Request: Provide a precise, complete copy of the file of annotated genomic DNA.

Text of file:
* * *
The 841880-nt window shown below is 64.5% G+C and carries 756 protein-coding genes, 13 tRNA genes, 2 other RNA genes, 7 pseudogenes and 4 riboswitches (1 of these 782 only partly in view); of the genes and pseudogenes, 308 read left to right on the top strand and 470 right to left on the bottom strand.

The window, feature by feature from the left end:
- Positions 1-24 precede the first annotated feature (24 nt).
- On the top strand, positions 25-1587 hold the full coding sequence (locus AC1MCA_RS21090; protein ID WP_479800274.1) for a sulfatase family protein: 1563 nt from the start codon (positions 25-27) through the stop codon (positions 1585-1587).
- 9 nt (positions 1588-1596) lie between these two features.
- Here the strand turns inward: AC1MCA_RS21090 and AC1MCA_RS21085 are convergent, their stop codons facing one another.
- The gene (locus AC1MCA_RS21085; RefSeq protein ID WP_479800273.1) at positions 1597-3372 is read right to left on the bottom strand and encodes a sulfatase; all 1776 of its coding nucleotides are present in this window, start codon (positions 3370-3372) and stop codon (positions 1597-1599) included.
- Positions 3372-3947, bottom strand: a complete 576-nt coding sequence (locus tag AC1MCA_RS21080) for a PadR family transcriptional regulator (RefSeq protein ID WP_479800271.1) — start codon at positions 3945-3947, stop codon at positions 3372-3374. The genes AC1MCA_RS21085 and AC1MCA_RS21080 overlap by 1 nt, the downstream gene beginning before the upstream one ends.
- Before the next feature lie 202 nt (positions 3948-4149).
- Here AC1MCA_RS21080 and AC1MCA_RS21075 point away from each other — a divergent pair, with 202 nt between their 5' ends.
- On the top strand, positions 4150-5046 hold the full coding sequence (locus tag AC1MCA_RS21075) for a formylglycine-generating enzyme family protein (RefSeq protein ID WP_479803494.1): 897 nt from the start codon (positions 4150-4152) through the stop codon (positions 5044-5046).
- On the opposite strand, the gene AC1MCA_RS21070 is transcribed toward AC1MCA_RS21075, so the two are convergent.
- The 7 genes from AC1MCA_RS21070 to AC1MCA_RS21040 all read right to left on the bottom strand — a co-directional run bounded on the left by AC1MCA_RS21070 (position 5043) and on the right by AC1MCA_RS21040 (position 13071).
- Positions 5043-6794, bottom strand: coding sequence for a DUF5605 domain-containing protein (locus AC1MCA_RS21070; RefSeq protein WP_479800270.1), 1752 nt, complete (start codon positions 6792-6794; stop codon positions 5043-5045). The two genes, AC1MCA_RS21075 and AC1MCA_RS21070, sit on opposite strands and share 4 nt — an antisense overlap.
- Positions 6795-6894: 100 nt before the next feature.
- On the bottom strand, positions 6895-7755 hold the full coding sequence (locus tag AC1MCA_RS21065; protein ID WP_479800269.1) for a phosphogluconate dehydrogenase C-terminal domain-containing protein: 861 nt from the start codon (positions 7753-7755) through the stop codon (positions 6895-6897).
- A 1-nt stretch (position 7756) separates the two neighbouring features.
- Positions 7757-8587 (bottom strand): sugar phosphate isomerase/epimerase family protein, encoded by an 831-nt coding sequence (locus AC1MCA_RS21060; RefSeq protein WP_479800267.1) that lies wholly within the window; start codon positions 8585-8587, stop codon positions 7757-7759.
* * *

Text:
The 841880-nt window shown below is 64.5% G+C and carries 756 protein-coding genes, 13 tRNA genes, 2 other RNA genes, 7 pseudogenes and 4 riboswitches (1 of these 782 only partly in view); of the genes and pseudogenes, 308 read left to right on the top strand and 470 right to left on the bottom strand.

The window, feature by feature from the left end:
- Positions 1-24 precede the first annotated feature (24 nt).
- On the top strand, positions 25-1587 hold the full coding sequence (locus AC1MCA_RS21090; protein ID WP_479800274.1) for a sulfatase family protein: 1563 nt from the start codon (positions 25-27) through the stop codon (positions 1585-1587).
- 9 nt (positions 1588-1596) lie between these two features.
- Here the strand turns inward: AC1MCA_RS21090 and AC1MCA_RS21085 are convergent, their stop codons facing one another.
- The gene (locus AC1MCA_RS21085; RefSeq protein ID WP_479800273.1) at positions 1597-3372 is read right to left on the bottom strand and encodes a sulfatase; all 1776 of its coding nucleotides are present in this window, start codon (positions 3370-3372) and stop codon (positions 1597-1599) included.
- Positions 3372-3947, bottom strand: a complete 576-nt coding sequence (locus tag AC1MCA_RS21080) for a PadR family transcriptional regulator (RefSeq protein ID WP_479800271.1) — start codon at positions 3945-3947, stop codon at positions 3372-3374. The genes AC1MCA_RS21085 and AC1MCA_RS21080 overlap by 1 nt, the downstream gene beginning before the upstream one ends.
- Before the next feature lie 202 nt (positions 3948-4149).
- Here AC1MCA_RS21080 and AC1MCA_RS21075 point away from each other — a divergent pair, with 202 nt between their 5' ends.
- On the top strand, positions 4150-5046 hold the full coding sequence (locus tag AC1MCA_RS21075) for a formylglycine-generating enzyme family protein (RefSeq protein ID WP_479803494.1): 897 nt from the start codon (positions 4150-4152) through the stop codon (positions 5044-5046).
- On the opposite strand, the gene AC1MCA_RS21070 is transcribed toward AC1MCA_RS21075, so the two are convergent.
- The 7 genes from AC1MCA_RS21070 to AC1MCA_RS21040 all read right to left on the bottom strand — a co-directional run bounded on the left by AC1MCA_RS21070 (position 5043) and on the right by AC1MCA_RS21040 (position 13071).
- Positions 5043-6794, bottom strand: coding sequence for a DUF5605 domain-containing protein (locus AC1MCA_RS21070; RefSeq protein WP_479800270.1), 1752 nt, complete (start codon positions 6792-6794; stop codon positions 5043-5045). The two genes, AC1MCA_RS21075 and AC1MCA_RS21070, sit on opposite strands and share 4 nt — an antisense overlap.
- Positions 6795-6894: 100 nt before the next feature.
- On the bottom strand, positions 6895-7755 hold the full coding sequence (locus tag AC1MCA_RS21065; protein ID WP_479800269.1) for a phosphogluconate dehydrogenase C-terminal domain-containing protein: 861 nt from the start codon (positions 7753-7755) through the stop codon (positions 6895-6897).
- A 1-nt stretch (position 7756) separates the two neighbouring features.
- Positions 7757-8587 (bottom strand): sugar phosphate isomerase/epimerase family protein, encoded by an 831-nt coding sequence (locus AC1MCA_RS21060; RefSeq protein WP_479800267.1) that lies wholly within the window; start codon positions 8585-8587, stop codon positions 7757-7759.